A naturalistic artlang is an artlang that is designed to resemble a natlang. A good naturalistic artlang has a grammar as complex as grammars of natlangs and avoids unnatural features such as self-segregating morphology or a taxonomic vocabulary. Famous examples of naturalistic artlangs are Quenya, Sindarin, Brithenig and Verdurian. Many naturalistic artlangs are diachronic conlangs and come with a fictional history and an elaborated conculture associated with it; some conlangers create entire families of interrelated naturalistic artlangs.
This usage of the adjective 'naturalistic' is to be distinguished from the usage among auxlangers.
The Naturalist Manifesto
Jesse Bangs posted a manifesto to the CONLANG mailing list on March 11, 2002:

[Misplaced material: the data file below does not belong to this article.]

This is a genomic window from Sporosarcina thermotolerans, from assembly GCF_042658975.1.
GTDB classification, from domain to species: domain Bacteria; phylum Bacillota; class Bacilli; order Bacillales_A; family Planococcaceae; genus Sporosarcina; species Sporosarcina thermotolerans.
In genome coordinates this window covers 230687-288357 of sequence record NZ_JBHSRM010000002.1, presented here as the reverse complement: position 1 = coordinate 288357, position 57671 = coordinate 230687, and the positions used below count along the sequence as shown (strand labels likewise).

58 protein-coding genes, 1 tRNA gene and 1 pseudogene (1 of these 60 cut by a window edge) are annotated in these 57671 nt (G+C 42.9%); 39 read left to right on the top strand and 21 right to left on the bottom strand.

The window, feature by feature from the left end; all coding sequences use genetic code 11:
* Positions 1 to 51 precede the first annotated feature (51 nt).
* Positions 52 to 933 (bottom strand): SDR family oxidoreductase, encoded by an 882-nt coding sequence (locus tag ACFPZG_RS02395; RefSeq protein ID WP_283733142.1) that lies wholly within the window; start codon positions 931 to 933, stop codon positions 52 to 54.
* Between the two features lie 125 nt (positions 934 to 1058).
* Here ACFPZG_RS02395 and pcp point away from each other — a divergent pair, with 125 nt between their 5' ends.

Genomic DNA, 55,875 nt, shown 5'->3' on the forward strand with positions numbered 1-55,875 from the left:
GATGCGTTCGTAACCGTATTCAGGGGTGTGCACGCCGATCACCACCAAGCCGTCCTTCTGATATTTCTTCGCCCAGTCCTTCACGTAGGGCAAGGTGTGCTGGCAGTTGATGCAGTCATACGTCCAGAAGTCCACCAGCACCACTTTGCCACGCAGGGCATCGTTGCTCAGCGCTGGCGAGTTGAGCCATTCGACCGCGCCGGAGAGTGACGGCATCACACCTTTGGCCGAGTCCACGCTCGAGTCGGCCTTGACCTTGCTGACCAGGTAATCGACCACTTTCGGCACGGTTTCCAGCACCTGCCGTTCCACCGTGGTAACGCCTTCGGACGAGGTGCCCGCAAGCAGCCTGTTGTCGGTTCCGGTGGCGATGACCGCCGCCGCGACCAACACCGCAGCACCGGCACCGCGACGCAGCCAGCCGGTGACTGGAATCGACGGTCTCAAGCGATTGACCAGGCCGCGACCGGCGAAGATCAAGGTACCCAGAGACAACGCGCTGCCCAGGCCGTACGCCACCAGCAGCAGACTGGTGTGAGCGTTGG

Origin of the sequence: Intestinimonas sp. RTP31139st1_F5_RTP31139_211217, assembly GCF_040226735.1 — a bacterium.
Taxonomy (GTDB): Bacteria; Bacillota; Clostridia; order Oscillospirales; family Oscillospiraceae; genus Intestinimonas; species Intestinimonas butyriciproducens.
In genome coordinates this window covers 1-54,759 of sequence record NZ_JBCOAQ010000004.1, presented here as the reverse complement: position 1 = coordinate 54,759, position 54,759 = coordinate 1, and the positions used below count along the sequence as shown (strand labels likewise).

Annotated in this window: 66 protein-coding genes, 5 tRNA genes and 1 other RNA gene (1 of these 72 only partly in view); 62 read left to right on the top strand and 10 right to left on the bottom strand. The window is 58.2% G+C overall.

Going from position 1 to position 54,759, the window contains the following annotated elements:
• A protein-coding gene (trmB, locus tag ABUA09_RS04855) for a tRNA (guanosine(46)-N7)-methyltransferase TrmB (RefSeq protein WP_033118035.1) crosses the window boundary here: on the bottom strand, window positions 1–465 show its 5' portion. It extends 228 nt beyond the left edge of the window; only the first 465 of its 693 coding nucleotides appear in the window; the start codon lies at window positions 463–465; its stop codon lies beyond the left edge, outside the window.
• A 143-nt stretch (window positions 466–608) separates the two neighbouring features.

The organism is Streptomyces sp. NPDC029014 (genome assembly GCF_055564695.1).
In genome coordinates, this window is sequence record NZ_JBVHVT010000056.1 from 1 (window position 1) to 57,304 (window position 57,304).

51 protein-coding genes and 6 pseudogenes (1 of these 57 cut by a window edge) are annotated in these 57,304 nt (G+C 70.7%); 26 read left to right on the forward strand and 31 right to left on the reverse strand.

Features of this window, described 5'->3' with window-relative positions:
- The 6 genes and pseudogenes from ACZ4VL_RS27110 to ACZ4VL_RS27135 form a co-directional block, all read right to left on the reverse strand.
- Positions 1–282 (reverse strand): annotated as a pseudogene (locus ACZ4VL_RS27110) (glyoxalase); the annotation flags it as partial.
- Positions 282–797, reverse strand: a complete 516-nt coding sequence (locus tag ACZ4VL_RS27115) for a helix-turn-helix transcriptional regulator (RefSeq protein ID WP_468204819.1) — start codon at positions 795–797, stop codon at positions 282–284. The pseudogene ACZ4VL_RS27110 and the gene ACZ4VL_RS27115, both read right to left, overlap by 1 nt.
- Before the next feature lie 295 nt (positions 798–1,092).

I whole-heartedly subscribe to the first of the three goals stated therein, naturalness. The second goal, completeness, warrants some criticism. As in most other arts, there is merit in both large (complete conlangs) and small forms (sketchlangs) of conlanging. I'd always prefer an ingenious and original sketchlang over a language with 10,000 words that turns out to be a relex of English (or Lojban, or Esperanto). The third goal, creativity, is of course self-evident, but I don't think it can be measured by typological distance from the languages one is familiar with. Of course, relexes and euroclones done out of laziness are bad. But that doesn't mean one has to go on an anti-L1 binge and cram every single 'exotic' feature one can find into one's conlang. Take Germanech, for example. That language does nothing not found in various western European languages. Everything you can find in Germanech occurs in German, in French or in some other major European language. But that only makes sense - it is meant to be a pretty ordinary European language, because that's where it is set, and it is intended as a Romance language that has undergone the characteristic sound changes of German. And those changes won't turn Vulgar Latin into a bizarre monster with clicks, split-ergative morphosyntax, or whatever. Everything else than a "humdrum European language" would not be what is called for here.